We all know the saying: one’s mans trash is another man’s treasure. Embarrassing as it was in my younger years, my father was a collector and seller of other people’s trash and today makes a living from it. He calls it curbside shopping. It might be in the genes, because I too have a penchant for finding discarded treasures and good homes for my unwanted things.
Besides all that good recyclable stuff like clothing and furniture, there is a whole spectrum of trash that one needs to account when focused on living an environmentally-friendly lifestyle.
Why is trash something important to reduce?
There are a number of reasons: costly and polluting packaging usually serves no purpose other than carrying your items from the store to the trunk of your car. Petrol costs for transporting excess waste adds up as does the world’s precious resources. Not to mention that some trash contains dangerous chemicals that eventually gets recycled in our ecosystem.
Taking a look inside your garbage, what’s there? If you live in a European or North American town, hopefully you will have a nearby glass, tin, plastic bottle, newspaper and cardboard recycling facility nearby.
In some countries, such facilities don’t yet exist, so making use of packaging in creative ways can help reduce landfill. Before you even have to find ways to reduce packaging, try eliminating it from your purchases. One way is to take your own plastic containers to bulk food and grocery stores and ask them to put your sliced cheeses, meats, olives and salads in your own reusable containers.
Plastic Bags and Other Packaging
Try and say no to the endless stream of plastic bags salespeople are trying to give to you. The average person uses 167 plastic bags a year and likely more than 99% of them end up in landfill where they will take centuries to break down, choking wildlife and polluting our surroundings along the way. The plastic bag is becoming such a hot topic in some countries such as Australia and Ireland – and recently even Israel.
“Every time we use a new plastic bag they go and get more petroleum from the Middle East and bring it over in tankers,” said Stephanie Barger, executive director of Earth Resource Foundation in California in a newspaper story. “We are extracting and destroying the Earth to use a plastic bag for 10 minutes.”
Speaking of plastic, today many environmentalists agree that people shouldn’t support the bottled water industry. Some cities in the US are even banning sale of bottled water in public buildings, like San Francisco Mayor Gavin Newsome. Instead, buy a Brita or a filter system for your water tap if you are worried about health issues and your local water supply.
An Organic Matter
Uncooked organic matter such as eggshells, vegetable peelings, and teabags should never be thrown in the trash. Either set up a composting bin (often available through your municipality) or suggest that a few buildings on your block develop one together in less trafficked areas of land. Just by keeping organic non-meat and non-dairy products out of the trash can reduce the weight of your garbage by about 50%.
It is possible to make a compost for meat and dairy, but this is more complicated because specific kinds of insect feeders should be introduced to keep nasty bacteria away. In such composts, women’s sanitary napkins and tampons can be also be broken down.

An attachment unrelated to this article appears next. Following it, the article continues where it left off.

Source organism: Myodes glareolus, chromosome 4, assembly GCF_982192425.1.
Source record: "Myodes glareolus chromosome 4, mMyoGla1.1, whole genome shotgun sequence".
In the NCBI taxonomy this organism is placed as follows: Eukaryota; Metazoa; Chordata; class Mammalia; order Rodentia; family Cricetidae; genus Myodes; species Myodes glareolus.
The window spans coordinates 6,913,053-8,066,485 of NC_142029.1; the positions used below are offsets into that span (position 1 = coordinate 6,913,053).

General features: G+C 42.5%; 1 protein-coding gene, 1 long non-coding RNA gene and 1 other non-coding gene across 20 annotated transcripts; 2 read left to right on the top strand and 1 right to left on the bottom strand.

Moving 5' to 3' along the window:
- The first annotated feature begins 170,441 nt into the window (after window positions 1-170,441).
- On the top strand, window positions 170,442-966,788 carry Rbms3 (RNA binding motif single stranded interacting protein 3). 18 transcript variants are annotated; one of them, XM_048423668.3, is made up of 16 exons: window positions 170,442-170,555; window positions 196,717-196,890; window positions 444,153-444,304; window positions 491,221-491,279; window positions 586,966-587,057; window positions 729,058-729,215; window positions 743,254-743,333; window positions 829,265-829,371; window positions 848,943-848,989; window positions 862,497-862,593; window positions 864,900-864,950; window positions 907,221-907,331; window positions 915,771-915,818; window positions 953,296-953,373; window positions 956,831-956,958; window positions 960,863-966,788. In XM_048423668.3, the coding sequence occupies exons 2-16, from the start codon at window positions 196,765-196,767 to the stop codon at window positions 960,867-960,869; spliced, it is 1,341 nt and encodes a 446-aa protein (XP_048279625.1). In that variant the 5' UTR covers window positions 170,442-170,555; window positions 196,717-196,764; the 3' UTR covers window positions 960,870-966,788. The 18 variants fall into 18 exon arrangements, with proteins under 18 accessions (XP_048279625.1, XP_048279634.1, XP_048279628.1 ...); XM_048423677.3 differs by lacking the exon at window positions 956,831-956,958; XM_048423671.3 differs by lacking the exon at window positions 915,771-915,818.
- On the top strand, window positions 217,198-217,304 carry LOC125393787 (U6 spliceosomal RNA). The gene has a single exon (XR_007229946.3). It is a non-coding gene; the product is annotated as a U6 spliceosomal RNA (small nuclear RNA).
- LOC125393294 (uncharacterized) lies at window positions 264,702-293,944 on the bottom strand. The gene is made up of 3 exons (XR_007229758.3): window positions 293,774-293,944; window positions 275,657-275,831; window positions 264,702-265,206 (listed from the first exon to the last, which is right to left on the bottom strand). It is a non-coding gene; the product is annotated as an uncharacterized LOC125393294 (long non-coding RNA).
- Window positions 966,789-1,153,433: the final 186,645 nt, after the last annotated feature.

Bags of Leaves
Do you throw out bags of leaves, twigs and organic matter that land on your walkway and lawn? Truth is, it is not green to wrap this material and then ship it off to landfill. Organic matter that stems from the source it originated is important to keep in its place so that the cycle of life spinning in your back yard can keep its wheels turning. It will provide next year’s nutrients to your plants.
Sometimes there is no way to get around it. But there are tips for reducing unwanted mail: First of all, avoid surveys that promise free goods. Such companies sell your address to promotional companies who will send you ads for stuff you probably don’t need anyway. Don’t give your address to strangers online, on the phone and when filling out contest entries in grocery stores. When in doubt use your email address (it’s much more environmentally friendly) and leave a note on your mailbox that unauthorized mail is not welcome.
Old clothing, sheets and curtains should never be tossed in the trash. Based on my personal experience, there is always someone out there who will find your old and much loved T-shirt to be one of their greatest finds. In the most direct way, find a local Goodwill, Salvation Army or depot where you can drop off all your old clothes. Those items that are stained, can be kept for rags or stuffed into an old pillowcase and used for your pet’s mattress. Also, try to buy items that are of quality so that they last longer.
Furniture and knick-knacks
The old bowling ball. The organ. Your grandmother’s 50s style kitchen set. The electric fireplace that you inherited from your father’s golf buddy. While the easiest and obvious choice might be to toss everything into a big black bag and forget about it by throwing it to the curb, know that there are other ways of keeping your old trash alive.
Garage sales are one way. And if you notice that there are people collecting trash on a regular basis in your neighbourhood then try and get one of their numbers for pickup. Like my father, he is more than happy to stop buy and pick up a load of good junk, an old barbecue and even unwanted computers when someone calls.
If you have found no other outlet and must throw what you can’t compost and recycle to the trash, don’t do it on a rainy or snowy day. You never know who is looking for what treasures you no longer want.
(This story first appeared on EOLife.org)